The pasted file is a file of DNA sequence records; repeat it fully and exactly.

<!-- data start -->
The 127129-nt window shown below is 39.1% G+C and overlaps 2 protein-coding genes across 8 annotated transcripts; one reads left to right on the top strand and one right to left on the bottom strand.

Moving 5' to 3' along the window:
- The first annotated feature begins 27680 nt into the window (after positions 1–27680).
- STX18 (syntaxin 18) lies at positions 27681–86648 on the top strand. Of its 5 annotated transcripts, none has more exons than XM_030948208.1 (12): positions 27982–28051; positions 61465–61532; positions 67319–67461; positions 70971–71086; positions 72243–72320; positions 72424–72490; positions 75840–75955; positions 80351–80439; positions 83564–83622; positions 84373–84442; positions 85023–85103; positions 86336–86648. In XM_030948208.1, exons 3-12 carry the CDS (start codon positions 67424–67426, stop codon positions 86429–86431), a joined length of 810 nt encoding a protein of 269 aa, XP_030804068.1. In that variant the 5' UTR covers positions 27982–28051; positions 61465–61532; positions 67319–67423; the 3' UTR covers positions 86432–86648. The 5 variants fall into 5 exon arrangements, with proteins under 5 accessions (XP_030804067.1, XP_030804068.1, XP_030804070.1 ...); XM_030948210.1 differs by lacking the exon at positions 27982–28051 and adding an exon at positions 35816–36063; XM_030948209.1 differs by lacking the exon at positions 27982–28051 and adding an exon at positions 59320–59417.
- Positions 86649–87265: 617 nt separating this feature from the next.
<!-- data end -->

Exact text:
The 127129-nt window shown below is 39.1% G+C and overlaps 2 protein-coding genes across 8 annotated transcripts; one reads left to right on the top strand and one right to left on the bottom strand.

Moving 5' to 3' along the window:
- The first annotated feature begins 27680 nt into the window (after positions 1–27680).
- STX18 (syntaxin 18) lies at positions 27681–86648 on the top strand. Of its 5 annotated transcripts, none has more exons than XM_030948208.1 (12): positions 27982–28051; positions 61465–61532; positions 67319–67461; positions 70971–71086; positions 72243–72320; positions 72424–72490; positions 75840–75955; positions 80351–80439; positions 83564–83622; positions 84373–84442; positions 85023–85103; positions 86336–86648. In XM_030948208.1, exons 3-12 carry the CDS (start codon positions 67424–67426, stop codon positions 86429–86431), a joined length of 810 nt encoding a protein of 269 aa, XP_030804068.1. In that variant the 5' UTR covers positions 27982–28051; positions 61465–61532; positions 67319–67423; the 3' UTR covers positions 86432–86648. The 5 variants fall into 5 exon arrangements, with proteins under 5 accessions (XP_030804067.1, XP_030804068.1, XP_030804070.1 ...); XM_030948210.1 differs by lacking the exon at positions 27982–28051 and adding an exon at positions 35816–36063; XM_030948209.1 differs by lacking the exon at positions 27982–28051 and adding an exon at positions 59320–59417.
- Positions 86649–87265: 617 nt separating this feature from the next.